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Sam & Max Ep. 102: Situation Comedy Reviewed by Cyril Lachel on . Those expecting a huge departure in Sam & Max Episode 2 will certainly be disappointed. Situation Comedy is more of the same. The same great writing, the same great acting, the same great mystery and the same great characters. If you're the type of person who can't get enough Sam & Max then get out there and download this game now! Rating: 78%
Sam & Max Ep. 102: Situation Comedy
Sam & Max Ep. 102: Situation Comedy Sam & Max Ep. 102: Situation Comedy Sam & Max Ep. 102: Situation Comedy Sam & Max Ep. 102: Situation Comedy
  • Review Score:

  • B+
Last month marked the first time we were able to play a brand new Sam & Max adventure in more than a dozen years. It was the beginning of a full season of humorous adventures that would transport our favorite crime fighting duo into the 21st century. Despite its short length and easy puzzles, Culture Shock proved that the formula was still relevant in a world of YouTube and microtransactions. Now Sam and Max are back with their second episode, Situation Comedy, and they're about to take on your favorite television shows.

I'm sure this goes without saying, but in the six weeks since Sam & Max Episode 1 debuted not much has changed. Situation Comedy offers the same art style, the same cast of characters and the same sense of humor. This is still a game where you guide Sam (the dog) and Max (a smart ass rabbit thing) through a set of comical situations that ultimately helping you solve the show's mystery. Of course, the fact that all of this is the same is good news, since the last episode was a whole lot of fun.

Situation Comedy pits our furry heroes against a wacky talk show host who appears to be holding her audience hostage. This sets Sam and Max out on an adventure that will see them audition for a sitcom, sing in an American Idol-style reality show, take part in a game show and meet a whole lot of memorable TV stars along the way. As you might imagine, this television-centric episode allows both Sam and Max to make all kinds of jokes about real people and real TV shows.

While the episodes don't appear to directly connect to each other, there are a few interesting references to the first episode. Sam and Max's neighbors are still part of the game, as well as the child-like Soda Poppers. There are also a few other sight gags for people that played through the first episode, including a few funny jokes about Brady Culture and Eye-Bo. But don't worry, those that are new to Sam & Max will still be able to jump right in and understand what is going on. The connections this game makes to the first episode have very little impact on the overall story; it's more of less just funny comments that are made in passing. It's also worth mentioning that the returning characters have changed in some rather bizarre ways, something that makes me just a little more excited about the future Sam & Max installments.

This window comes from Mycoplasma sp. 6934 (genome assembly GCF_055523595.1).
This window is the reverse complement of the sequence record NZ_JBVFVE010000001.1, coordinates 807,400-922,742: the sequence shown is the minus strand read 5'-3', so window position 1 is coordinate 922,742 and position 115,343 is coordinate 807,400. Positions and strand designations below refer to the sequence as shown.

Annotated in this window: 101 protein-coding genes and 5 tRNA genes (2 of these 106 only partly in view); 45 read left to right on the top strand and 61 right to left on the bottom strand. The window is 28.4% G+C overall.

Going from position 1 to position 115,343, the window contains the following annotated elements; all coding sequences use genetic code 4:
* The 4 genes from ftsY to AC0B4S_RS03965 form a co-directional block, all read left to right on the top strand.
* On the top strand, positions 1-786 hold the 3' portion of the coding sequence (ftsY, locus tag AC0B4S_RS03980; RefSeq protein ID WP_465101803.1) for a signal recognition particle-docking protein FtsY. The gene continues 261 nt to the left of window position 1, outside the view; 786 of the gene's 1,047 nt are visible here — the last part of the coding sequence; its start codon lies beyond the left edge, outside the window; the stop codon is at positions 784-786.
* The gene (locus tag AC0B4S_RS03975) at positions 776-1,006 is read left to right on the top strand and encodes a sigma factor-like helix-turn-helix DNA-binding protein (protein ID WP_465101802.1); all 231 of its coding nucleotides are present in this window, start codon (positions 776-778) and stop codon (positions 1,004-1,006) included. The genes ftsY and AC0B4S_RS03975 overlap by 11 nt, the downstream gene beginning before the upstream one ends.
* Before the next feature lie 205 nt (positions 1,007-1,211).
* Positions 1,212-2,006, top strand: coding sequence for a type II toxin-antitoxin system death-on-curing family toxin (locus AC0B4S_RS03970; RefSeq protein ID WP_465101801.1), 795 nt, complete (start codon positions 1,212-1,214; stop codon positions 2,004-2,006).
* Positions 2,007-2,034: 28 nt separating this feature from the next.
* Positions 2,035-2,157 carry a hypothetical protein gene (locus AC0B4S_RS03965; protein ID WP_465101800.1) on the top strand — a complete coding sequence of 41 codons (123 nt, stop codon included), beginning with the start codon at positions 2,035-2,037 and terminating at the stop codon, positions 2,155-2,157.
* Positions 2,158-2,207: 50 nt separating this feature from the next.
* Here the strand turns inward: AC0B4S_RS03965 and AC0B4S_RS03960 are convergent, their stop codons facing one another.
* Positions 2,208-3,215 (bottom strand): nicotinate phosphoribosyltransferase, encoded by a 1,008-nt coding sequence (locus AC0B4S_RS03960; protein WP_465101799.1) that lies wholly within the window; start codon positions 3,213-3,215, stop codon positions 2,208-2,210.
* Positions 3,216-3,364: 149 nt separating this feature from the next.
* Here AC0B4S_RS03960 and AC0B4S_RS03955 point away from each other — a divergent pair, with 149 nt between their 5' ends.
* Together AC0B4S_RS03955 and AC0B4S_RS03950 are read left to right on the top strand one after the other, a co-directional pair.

Since this game shares so much with the first episode it's easy to complain about the same problems. Those that were expecting a longer experience from Episode 2 will be disappointed; the game is still only a few hours in length. Also, the puzzles are generally pretty easy to figure out if you have some experience with this style of point and click graphic adventures. There may be a few sections that trip you up (such as the trial and error-style game play required for the sitcom audition), but most players will be able to figure out the puzzles in short order.

Another thing that is the same is the great sense of humor. It's rare to find a video game that manages to not only have a great script but also find actors that have good comic timing. Situation Comedy is full of great lines, a number of which nearly had me in tears I was laughing so hard. There are some conversations that are so funny I wished I had a rewind button so that I could hear the lines again without me laughing. The world of television is the perfect set for the type of comedy Sam & Max is known for. The only disappointment I have is that they didn't hit nearly enough television clich?s. I would have loved to have seen Sam & Max tackle Fear Factor, a one camera work-place comedy, or maybe an animated cartoon.

The graphics in Situation Comedy are full of detail and comic touches. Episode 2 does reuse some of the locations we saw in the first episode, but that's the kind of thing that's common for episodic television shows ... so why not an episodic video game? The bulk of the game is set in WARP, the crazy TV station that looks more public access than network affiliate. Ultimately the graphics haven't change much (if any) since the first episode, but you'll hardly find yourself complaining when you see the silly animation and great set pieces.

After two Sam & Max episodes it's safe to say that fans of the series should be counting their blessings that Telltale Games has decided to resurrect the series. While these two episodes are superbly crafted and full of witty writing, I have a hunch we have yet to see the best of Sam & Max's new adventures. I can't wait to see what the crime fighting duo does next, especially if they keep using older characters in supporting roles. Whether or not we're building to something great, Situation Comedy is a fantastic adventure that will satisfy just about everybody who is into this type of game. If you had a good time with Culture Shock then you owe it to yourself to experience episode 2. Now bring on episode 3!
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